Muscle & Shovel”: Chapters 26 -27A (Authority and Worship)

muscleshovelWe are considering Michael Shank’s book Muscle and a Shovel.

Chapter 26

The Five Acts of Worship

Randall next makes a presentation on the Five Acts of Worship: Lord’s Supper, Prayer, Singing, Giving, Preaching.

Randall argues that if you dropped denominational names, you’d recognize the true church by its practices, and since the true church has these and only these practices, the Churches of Christ are the true church. 

The folly of this argument is that it treats each of the Five Acts of Worship as defining who is saved and who is not saved — and this is simply nowhere to be found in the Bible. After all of the chapters pounding the King James Version and demanding that we follow the scriptures and not traditions, where is the passage that says the marks of the church are these five acts?

And  why wouldn’t we better ask who their Savior is? Or in whom they have faith? Or, like Paul, whether they’ve received the Spirit (Act 19:1 ff)? Or as Jesus taught in John 13, whether they have love for one another? Or as Jesus prayed in John 17, whether they have unity?

You see, there’s an odd bias here against the things the Bible actually focuses on and instead insisting on things that the Bible only hints at — such as how to conduct a worship service rather than, say, being a light to the world. It’s a convenient way to damn several million people, if one were so inclined, but it’s got nothing to do with the scriptures.

There’s not even a single book in the Bible that lists all five of these acts. You have to jump hither and yon to assemble these from scattered verses, omitting other likely candidates, such as the common meal called the “love feast” (Acts 2, Gal 2, Jude) and the public reading of scripture (1 Tim 4:13). The Landmark Baptists added washing feet, and many denominations add the Holy Kiss.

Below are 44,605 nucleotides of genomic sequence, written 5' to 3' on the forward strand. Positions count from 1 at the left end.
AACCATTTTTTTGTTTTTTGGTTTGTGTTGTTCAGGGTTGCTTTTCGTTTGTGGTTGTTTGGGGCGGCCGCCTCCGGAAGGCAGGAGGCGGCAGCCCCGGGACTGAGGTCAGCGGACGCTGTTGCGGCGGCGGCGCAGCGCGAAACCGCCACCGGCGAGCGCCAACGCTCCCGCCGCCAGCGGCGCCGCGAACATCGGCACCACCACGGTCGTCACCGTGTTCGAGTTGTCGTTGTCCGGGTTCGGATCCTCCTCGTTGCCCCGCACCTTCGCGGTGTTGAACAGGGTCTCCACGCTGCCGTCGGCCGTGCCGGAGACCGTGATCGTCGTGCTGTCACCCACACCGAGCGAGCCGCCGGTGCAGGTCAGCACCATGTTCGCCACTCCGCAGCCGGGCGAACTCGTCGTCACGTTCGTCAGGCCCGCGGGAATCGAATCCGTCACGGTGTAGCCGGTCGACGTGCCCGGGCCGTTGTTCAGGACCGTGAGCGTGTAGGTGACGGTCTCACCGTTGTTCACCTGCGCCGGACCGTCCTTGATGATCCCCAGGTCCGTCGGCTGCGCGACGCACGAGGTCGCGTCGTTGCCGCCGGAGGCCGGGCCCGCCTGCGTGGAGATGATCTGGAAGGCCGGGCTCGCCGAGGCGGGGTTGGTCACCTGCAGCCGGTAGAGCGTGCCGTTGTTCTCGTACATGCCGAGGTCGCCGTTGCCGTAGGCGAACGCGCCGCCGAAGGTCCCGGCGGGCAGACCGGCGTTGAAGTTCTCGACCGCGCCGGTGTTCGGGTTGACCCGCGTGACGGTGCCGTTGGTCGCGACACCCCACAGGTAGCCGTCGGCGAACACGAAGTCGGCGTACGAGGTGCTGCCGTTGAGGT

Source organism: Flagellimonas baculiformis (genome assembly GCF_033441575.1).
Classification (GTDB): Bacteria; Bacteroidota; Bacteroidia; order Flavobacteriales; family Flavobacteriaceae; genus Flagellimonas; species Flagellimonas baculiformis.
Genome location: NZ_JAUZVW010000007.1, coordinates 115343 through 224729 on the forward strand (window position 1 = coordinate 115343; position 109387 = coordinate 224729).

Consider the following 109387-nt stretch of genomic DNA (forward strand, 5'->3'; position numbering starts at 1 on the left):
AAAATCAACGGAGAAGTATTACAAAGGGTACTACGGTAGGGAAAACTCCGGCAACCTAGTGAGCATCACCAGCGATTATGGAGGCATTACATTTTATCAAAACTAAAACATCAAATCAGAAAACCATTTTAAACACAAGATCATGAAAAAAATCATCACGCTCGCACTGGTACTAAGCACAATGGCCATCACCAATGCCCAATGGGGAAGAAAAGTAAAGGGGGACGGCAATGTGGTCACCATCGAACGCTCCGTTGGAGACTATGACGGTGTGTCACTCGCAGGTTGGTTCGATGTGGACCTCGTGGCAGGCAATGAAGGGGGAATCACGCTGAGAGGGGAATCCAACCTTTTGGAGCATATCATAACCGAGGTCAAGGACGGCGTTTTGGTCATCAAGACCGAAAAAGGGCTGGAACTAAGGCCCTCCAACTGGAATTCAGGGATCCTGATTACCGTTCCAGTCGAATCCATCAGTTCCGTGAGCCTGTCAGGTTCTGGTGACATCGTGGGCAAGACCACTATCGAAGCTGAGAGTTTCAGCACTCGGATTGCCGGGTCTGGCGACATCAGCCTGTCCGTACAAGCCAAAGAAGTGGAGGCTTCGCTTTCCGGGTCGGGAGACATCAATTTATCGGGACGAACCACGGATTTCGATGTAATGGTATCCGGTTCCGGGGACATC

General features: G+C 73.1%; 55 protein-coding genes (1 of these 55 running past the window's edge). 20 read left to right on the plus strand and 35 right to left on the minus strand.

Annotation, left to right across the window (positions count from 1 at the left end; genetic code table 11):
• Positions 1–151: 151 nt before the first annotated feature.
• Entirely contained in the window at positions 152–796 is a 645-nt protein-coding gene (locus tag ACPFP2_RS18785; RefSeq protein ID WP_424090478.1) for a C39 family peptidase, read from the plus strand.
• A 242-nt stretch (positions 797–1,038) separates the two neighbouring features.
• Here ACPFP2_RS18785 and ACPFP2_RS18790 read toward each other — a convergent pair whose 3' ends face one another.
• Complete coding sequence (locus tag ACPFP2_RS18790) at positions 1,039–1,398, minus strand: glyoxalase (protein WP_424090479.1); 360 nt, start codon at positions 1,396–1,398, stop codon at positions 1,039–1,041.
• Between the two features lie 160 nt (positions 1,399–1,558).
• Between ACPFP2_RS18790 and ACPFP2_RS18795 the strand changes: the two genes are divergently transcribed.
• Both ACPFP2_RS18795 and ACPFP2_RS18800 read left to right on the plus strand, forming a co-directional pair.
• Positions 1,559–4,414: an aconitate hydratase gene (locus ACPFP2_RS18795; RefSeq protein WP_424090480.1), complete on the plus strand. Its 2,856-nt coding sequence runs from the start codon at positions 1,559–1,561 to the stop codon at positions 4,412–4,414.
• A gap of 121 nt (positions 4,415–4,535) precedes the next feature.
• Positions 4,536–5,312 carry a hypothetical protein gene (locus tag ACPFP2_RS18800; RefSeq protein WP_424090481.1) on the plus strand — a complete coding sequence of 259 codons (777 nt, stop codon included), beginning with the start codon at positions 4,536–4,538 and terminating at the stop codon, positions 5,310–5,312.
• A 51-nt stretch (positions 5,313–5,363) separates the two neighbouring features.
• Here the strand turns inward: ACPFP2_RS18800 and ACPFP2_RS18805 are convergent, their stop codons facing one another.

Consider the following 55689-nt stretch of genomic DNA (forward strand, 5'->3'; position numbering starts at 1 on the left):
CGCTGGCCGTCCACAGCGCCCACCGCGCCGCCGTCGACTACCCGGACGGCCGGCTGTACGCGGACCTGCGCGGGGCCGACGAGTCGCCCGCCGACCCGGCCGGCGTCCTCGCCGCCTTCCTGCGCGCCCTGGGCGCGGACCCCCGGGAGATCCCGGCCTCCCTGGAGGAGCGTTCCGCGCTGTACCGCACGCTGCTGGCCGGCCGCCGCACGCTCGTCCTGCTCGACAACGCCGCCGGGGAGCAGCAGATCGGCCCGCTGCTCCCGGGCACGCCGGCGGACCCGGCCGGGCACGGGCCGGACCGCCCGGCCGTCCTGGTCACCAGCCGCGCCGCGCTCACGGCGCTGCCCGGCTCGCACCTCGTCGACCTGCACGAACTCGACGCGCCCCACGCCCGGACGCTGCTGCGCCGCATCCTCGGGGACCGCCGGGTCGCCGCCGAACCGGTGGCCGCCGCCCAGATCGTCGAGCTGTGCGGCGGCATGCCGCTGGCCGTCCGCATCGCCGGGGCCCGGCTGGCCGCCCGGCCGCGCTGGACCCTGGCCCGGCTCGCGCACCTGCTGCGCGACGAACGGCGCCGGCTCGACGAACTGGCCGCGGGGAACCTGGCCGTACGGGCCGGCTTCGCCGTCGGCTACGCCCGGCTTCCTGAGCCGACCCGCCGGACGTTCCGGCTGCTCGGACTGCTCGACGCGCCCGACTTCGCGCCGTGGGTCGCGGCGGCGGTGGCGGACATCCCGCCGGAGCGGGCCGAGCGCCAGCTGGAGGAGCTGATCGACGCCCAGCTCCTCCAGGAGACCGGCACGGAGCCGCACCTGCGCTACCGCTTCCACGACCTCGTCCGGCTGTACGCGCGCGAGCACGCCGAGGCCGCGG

Again, you can only make up these kinds of lists if you proof text rather than reading the passages truly in the context of the arguments being made and lessons being taught. If Shank had just read the books of the Bible front to back rather than letting Randall pick and choose which verses to focus on and which ones to ignore, he would surely have reached a better set of conclusions.

For example, in 1 Corinthians 14, when a question arose as to what is proper in the assembly, Paul didn’t refer to a checklist of approved “acts” handed down from on high. He asked — over and over — whether the suggestion would edify those present. And if the answer was no, he asked whether it might be done in a way that does edify.

Thus, tongues are generally not permitted — for failure to edify — unless an interpreter is present, and then they’re allowed. Prophecy is generally permitted, but only if the prophets do not interrupt each other and only two or three per service. Why? Because in Paul’s judgment, in that church, anything else would fail to edify — and not because prophecy is or isn’t on a list of authorized acts of worship.

Paul’s approach is flexible and grants the freedom promised to children of God. Randall’s approach adds laws to the Bible that just aren’t in the Bible.

For example, Shank notes that nothing requires communion to be taken weekly, and Randall argues for a weekly Lord’s Supper by analogy to the Law of Moses’ Sabbath commands — which are about not working and say nothing about worship or eating together. It’s a strange kind of logic. (Let’s see, the Israelites were told to keep the Sabbath “holy” by not working; the communion is obviously holy and so we should do it weekly like the Sabbath, except on Sunday because Sunday is the Christian Sabbath, because we take communion on Sunday, which is holy, like the Sabbath. It’s just so circular and nonsensical. Oh, and get this wrong and you’re damned for all eternity because it’s just so very obvious.)

Binding examples

Randall next introduces Shank to the rubric of command, example, and necessary inference (CENI). Of course, this approach to hermeneutics is not found in the Bible itself but borrowed from law. To quote attorney and Bible scholar Edward Fudge,

I found it very interesting, when reading some old cases in law school during the 1980s, to discover an appeal for legal authority in the form of either express statute, approved precedent or necessary inference. These categories were lifted from Anglo-American common law to become the hermeneutical framework you are discussing here. Not surprising, some of the debaters who popularized this approach (Roy Cogdill, Guy N. Woods, Alan Highers) were men trained in the law.